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  1. Member
    Join Date: Nov 2009
    Location: United States
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    Hello everyone,

    I have used MakeMKV to copy my (standard definition) DVD's to my computer, however I am running out of space on the computer. I would like to take advantage of some of the programs here to make the files smaller. I'm not totally sure which programs I should use, but have looked at several. I am happy with the MKV container, but could use another type of container if that would be easier. Some of my mkv files have subtitles and multiple audio tracks.

    I will want to display the movies on a large screen (~ 50" wide HD TV screen). I'm ok with a little quality loss for space savings.

    I'm not sure I understand the difference in XviD or .264 but am looking for easy of conversion over ability to tweak every little setting. I'm on a win 7 x64 machine and am not worried if it takes a long time to convert a file. These DVD's are mostly TV series broken up by episode. I would love to have the ability to do batches of files so I didn't have to feed each one in at a time.
    I have tried megui and while it looks like it is pretty powerful for a free program, I think that it is a little complicated. I just read about ripbot and have tried handbrake (but I have a PC), but still am not sure what is the best.

    Do I really need .264 for standard DVD conversion? Will XviD be a better choice? Am I trying to take a MPEG-2 video file and compress it with the .264 or XviD standard? Also I'm ok if the audio does not get compressed as this doesn't really make a huge difference, but if it is part of the package as long as it works that is great.

    Thanks for any pointers you can give me.

    Steve
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  2. aBigMeanie aedipuss's Avatar
    Join Date: Oct 2005
    Location: 666th portal
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    easier to add more hard drives either internally or externally. you won't save all that much space re-encoding to slightly smaller .264 if you don't want a lot of quality loss.
    --
    "a lot of people are better dead" - prisoner KSC2-303
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  3. Member
    Join Date: Nov 2009
    Location: United States
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    Originally Posted by aedipuss View Post
    easier to add more hard drives either internally or externally. you won't save all that much space re-encoding to slightly smaller .264 if you don't want a lot of quality loss.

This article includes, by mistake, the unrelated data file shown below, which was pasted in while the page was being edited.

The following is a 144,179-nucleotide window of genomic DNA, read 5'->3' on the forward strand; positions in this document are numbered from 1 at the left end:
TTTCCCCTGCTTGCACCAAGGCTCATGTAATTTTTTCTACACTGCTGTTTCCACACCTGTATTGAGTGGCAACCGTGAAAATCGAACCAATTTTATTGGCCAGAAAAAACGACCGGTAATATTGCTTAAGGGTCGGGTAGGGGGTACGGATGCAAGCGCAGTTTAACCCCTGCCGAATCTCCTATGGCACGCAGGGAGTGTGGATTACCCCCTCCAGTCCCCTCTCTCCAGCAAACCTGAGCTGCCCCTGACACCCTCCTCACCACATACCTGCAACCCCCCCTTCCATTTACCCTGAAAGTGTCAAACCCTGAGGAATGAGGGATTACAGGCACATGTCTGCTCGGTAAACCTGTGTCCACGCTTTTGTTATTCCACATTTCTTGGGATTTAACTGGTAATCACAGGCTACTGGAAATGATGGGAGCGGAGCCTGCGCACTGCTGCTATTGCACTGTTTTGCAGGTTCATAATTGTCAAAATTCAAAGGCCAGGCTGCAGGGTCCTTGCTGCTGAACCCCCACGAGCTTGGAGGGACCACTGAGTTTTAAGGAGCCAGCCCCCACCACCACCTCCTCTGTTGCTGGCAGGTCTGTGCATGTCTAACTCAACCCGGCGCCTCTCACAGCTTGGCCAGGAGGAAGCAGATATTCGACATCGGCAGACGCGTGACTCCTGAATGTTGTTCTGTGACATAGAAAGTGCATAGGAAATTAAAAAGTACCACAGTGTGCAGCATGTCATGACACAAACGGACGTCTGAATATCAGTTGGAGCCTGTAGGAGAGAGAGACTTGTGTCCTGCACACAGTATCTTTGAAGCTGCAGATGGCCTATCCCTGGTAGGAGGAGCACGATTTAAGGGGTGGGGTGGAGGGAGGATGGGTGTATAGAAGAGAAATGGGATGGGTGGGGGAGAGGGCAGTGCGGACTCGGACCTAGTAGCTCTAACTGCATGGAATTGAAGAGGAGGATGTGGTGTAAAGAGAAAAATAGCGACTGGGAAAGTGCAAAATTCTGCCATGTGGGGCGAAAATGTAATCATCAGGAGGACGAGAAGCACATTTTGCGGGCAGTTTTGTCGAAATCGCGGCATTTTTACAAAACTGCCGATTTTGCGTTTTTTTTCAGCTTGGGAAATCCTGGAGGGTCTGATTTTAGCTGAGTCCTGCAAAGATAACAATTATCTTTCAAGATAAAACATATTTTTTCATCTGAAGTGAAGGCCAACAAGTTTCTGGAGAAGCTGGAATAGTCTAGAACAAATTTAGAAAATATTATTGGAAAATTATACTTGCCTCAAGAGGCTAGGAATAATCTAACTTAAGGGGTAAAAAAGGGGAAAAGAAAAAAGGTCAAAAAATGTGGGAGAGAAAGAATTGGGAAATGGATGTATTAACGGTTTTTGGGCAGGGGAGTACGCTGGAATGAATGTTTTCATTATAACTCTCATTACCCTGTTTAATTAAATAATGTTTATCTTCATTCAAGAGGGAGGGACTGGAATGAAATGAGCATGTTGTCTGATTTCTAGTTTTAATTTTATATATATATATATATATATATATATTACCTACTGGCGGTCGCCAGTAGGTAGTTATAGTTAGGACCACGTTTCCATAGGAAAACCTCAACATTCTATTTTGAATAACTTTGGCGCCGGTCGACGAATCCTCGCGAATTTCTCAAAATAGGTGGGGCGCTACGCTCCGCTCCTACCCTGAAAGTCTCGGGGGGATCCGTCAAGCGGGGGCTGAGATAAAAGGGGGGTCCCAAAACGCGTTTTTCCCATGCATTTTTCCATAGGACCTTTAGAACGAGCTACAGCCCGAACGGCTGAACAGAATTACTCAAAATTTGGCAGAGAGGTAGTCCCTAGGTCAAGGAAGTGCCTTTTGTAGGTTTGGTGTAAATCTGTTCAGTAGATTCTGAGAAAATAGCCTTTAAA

If I saved even 25% and had little to no quality loss that would be great.

    Steve
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  4. Member dragonkeeper's Avatar
    Join Date: Jul 2003
    Location: United States
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    I agree with Aedipuss easier is adding more hard drives, on a fast rig (quad core @ 3Ghz) conversion of typical 45 minute TV show takes about 30 min. On a the typical end users PC or laptop this can easily become 2 or more hours. Time to install hard drive < 15 minutes. I'm at 6 TB and will soon be adding another 2-4 TB.
    Murphy's law taught me everything I know.
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  5. Member
    Join Date: Jan 2011
    Location: Adelaide, Australia
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    In my opinion:

    - H.264 is better than XVID.
    - If you want to keep the ultimate quality, don't compress but add more hard drives as already suggested.
    - If you are prepared to sacrifice some quality, compress to .mkv. For me, I can tolerate converting DVD's to .mkv at 750kbps video bitrate, h.264 & 720x576 max. resolution, dual pass encoding, 128Kbps MP3 audio. This produces a quite watchable quality movie of around 700MB... much better than 4.5Gb. If you cant accept that output quality, increase the video bitrate and/or resolution until you get something you can tolerate.

    I use Freemake Video Converter to make my .mkv's & you can batch convert. Converting a DVD 'on the fly' takes about 30 minutes.
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  6. aBigMeanie aedipuss's Avatar
    Join Date: Oct 2005
    Location: 666th portal
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    Originally Posted by nzdreamer55 View Post
    Originally Posted by aedipuss View Post
    easier to add more hard drives either internally or externally. you won't save all that much space re-encoding to slightly smaller .264 if you don't want a lot of quality loss.
    If I saved even 25% and had little to no quality loss that would be great.

    Steve

    you can probably save that much going 264. i'd start with vidcoder on normal profile at a cq of 20 and see if the size and quality suit. don't forget to de-interlace or ivtc where required. interlaced 264 isn't well supported.
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    "a lot of people are better dead" - prisoner KSC2-303
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  7. Try an x264 GUI front end like Xvid4Psp. Start with a Q18 template. You'll see very little difference between a DVD MPEG 2 source and the resulting h.264 video. The file size will be reduced by more than half. If you set the x264 preset to "veryfast" you can encode very quickly without much visible degradation.
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